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When you feel depressed

One of the most common things that people come to me for is help with depression. Depression often occurs when one loses access to sources of positive reinforcement or enjoyment. You are no longer doing much of anything that is enjoyable.


So one of the things I work on in therapy is accessing sources of positive reinforcement again. We make a list of reinforcing activities. Maybe it is going on a walk at Tod's Point (a beautiful beach here in Greenwich), going on a weekend adventure to NYC, getting a massage, or even something small like a fancy latte. We also talk about how to get joy out of anticipating these things, how to be present when they are happening, and how to savor the memories. Interestingly, research has shown that sources of reinforcement related to exercise and social activities are particularly helpful for improving mood.


The behavior often has to come before the feeling. Treatment involves setting small, achievable goals to start being active, even if you don't feel like doing much of anything (which is often the case in depression).We also talk a lot about working on being present while you do these things. Using skills like mindfulness when your mind jumps to ruminations or worries to come back to the present moment. This requires practice and patience, and a regular mindfulness meditation practice can help.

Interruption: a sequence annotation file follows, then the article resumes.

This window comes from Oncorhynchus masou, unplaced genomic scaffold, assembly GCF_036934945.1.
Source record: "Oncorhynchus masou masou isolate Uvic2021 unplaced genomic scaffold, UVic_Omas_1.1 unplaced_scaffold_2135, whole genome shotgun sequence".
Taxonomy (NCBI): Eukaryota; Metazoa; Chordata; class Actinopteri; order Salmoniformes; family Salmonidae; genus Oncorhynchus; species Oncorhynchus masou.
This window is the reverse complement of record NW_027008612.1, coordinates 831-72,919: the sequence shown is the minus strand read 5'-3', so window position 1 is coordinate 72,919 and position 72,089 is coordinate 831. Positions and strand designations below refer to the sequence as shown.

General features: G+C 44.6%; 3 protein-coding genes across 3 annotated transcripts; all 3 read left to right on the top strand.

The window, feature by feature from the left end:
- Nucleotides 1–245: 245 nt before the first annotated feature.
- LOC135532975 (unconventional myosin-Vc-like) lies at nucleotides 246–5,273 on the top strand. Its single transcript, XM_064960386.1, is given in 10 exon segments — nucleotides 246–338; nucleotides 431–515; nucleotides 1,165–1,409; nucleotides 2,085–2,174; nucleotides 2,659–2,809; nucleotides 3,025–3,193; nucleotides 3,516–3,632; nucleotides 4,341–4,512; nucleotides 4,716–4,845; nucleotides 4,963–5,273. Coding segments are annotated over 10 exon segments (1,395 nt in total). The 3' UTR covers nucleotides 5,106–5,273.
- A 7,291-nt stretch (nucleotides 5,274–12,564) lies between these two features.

Depression can also result due to not living to your preferences. Maybe you value family and would like to be home with your children, but financial and social pressures keep you working. Maybe you value adventure and want to be backpacking the world, but your responsibilities make you feel trapped in suburbia. In therapy, I work with patients to identify their preferences and shift their lives to align with their preferences, to the extent that it is feasible.




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